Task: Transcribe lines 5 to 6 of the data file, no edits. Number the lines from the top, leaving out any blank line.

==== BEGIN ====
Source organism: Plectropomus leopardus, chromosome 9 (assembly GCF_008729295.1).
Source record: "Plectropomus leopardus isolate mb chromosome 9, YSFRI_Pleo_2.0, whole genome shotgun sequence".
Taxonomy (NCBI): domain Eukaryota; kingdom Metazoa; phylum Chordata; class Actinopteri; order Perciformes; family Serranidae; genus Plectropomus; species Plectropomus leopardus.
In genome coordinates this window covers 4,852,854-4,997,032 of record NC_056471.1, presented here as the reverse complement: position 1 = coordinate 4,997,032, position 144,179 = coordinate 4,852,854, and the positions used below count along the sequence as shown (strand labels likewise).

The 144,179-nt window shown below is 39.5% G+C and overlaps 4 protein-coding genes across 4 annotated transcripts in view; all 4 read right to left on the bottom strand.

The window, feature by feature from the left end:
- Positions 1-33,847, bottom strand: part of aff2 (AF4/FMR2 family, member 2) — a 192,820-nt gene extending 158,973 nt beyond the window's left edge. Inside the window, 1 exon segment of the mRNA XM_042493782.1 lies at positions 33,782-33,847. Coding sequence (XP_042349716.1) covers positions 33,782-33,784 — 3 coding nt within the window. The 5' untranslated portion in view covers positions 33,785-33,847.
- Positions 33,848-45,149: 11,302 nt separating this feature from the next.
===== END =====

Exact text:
The 144,179-nt window shown below is 39.5% G+C and overlaps 4 protein-coding genes across 4 annotated transcripts in view; all 4 read right to left on the bottom strand.

The window, feature by feature from the left end: